Beyond Drying Up: Six (Conventional) Uses for a Tea Towel

In the age of the dishwasher, there are a few misguided people who feel that tea towels are no longer necessary in the kitchen. Be warned to stay clear of such heresy! Tea towels don’t have to be used for drying the dishes alone: they have several other vital functions in the modern kitchen. In this post we review a few of the traditional uses for this most flexible of kitchen accessories beyond drying up (a future post will expose some of the more ‘alternative’ functions!).

 

1. To cover a warm loaf of bread

Tea towel wrapping bread

Or cake and other delicious and exposed home-made baked food! The tea towel’s rectangle shape and insulating cotton should provide the perfect covering for traditional English scones, jam and clotted cream.

 

2. To dry wet surfaces

Tea towel wiping surface

We all know things can get quite messy when cooking in the kitchen. You’ve just sprayed and wiped your hob and table surfaces, only to find that now they’re soaked with water and unusable for the next twenty minutes. Enter the tea towel to wipe off that excess water and move you quickly onto dessert!

 

3. Wrapping a tea pot

Tea towel wrapping tea pot

Apparently, this was the original use of the tea towel (hence the name) back in 18th and 19th century Britain. Tea pots would be wrapped in the flexible linen tea towel for extra insulation. Thanks to creative advances, we now have tea cosies to fulfil that function.

 

4. Wiping delicate china and kitchenware

Tea towel wiping delicate kitchenware

Another traditional use for the tea towel, initiated by the English upper classes whose expensive bone china dinner sets required careful cleaning and wiping. This task was often undertaken by the grand lady of the house rather than left to the servants who were considered too clumsy for the task.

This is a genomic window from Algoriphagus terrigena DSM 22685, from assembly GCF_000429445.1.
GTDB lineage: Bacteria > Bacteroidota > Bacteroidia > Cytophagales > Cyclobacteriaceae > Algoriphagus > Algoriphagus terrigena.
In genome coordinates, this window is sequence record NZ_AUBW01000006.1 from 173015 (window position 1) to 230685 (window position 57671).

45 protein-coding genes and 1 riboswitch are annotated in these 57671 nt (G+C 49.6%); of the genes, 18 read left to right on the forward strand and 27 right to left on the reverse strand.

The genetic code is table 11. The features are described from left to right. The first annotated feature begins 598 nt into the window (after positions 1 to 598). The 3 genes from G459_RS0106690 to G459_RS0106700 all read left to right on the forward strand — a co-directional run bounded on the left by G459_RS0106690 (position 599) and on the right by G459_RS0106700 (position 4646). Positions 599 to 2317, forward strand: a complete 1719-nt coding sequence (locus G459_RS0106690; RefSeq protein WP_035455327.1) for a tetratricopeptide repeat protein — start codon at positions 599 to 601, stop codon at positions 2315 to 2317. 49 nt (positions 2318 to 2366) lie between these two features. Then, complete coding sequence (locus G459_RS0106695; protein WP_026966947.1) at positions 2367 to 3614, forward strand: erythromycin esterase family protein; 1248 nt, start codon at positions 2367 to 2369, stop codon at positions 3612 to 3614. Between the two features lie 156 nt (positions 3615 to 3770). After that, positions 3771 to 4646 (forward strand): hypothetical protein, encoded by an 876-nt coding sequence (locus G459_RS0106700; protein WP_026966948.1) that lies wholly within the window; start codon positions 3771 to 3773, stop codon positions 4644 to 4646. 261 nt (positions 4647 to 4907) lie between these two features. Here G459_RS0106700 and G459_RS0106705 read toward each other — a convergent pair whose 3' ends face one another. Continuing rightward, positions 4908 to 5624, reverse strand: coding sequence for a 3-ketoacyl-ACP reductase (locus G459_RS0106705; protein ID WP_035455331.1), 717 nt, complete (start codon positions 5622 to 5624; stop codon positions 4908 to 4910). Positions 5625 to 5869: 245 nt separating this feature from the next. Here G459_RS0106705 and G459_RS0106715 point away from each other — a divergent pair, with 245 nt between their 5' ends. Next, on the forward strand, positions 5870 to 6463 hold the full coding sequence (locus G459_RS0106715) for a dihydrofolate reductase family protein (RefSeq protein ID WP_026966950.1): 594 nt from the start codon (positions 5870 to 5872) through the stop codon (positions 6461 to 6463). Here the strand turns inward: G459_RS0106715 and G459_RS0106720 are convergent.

5. Removing warm items from the oven

Tea towel handling oven dish

This should be done with great care, as tea towels are always less thick than an oven glove, which is more suited to this purpose. Tea towels should only really be used to touch warm plates rather than very hot cooking trays that have been in the oven for some time. One tip is to fold the tea towel over to double the thickness and provide better insulation for your hand. As mentioned, oven gloves are definitely the safer option but sometimes it’s just easier to grab a no-fuss tea towel!

 

6. Recycled as a dish rag

Through years of good use, tea towels can eventually become worn and tired. At this point, rather than send them to landfill, the opportunity arises to recycle the tea towel! Simply cut or rip it in two and you immediately have a smaller ‘dish cloth’ or ‘dish rag’, which can be used in the sink or for wiping the floor.

 

That’s it for the conventional uses of a tea towel. Stay tuned for a future post on weird and wacky alternative uses – and if you have any great ideas, please contact us to let us know!

Author: radicalteatowel

This is the blog of The Radical Tea Towel Company. We'll be writing about politics, inspiration and tea. Check out our website, www.radicalteatowel.com , when you get a moment, for some unique political gift ideas.

One thought on “Beyond Drying Up: Six (Conventional) Uses for a Tea Towel”

  1. The dishwasher does not make the tea towel redundant any more than the good old-fashioned sink: left to their own devices, pots will dry themselves, and, on the other hand, pulled out immediately as the dishwasher goes “beep” they are likely still to need drying. My mother-in-law, for example, was a confirmed old-fashioned-sinker; however she had a policy of never drying the dishes, preferring to leave them to dry “naturally” on the draining board. If you so much as waved a tea towel in the direction of the draining board, you would be ushered away and encouraged to do something useful, such as cover the bread with it…

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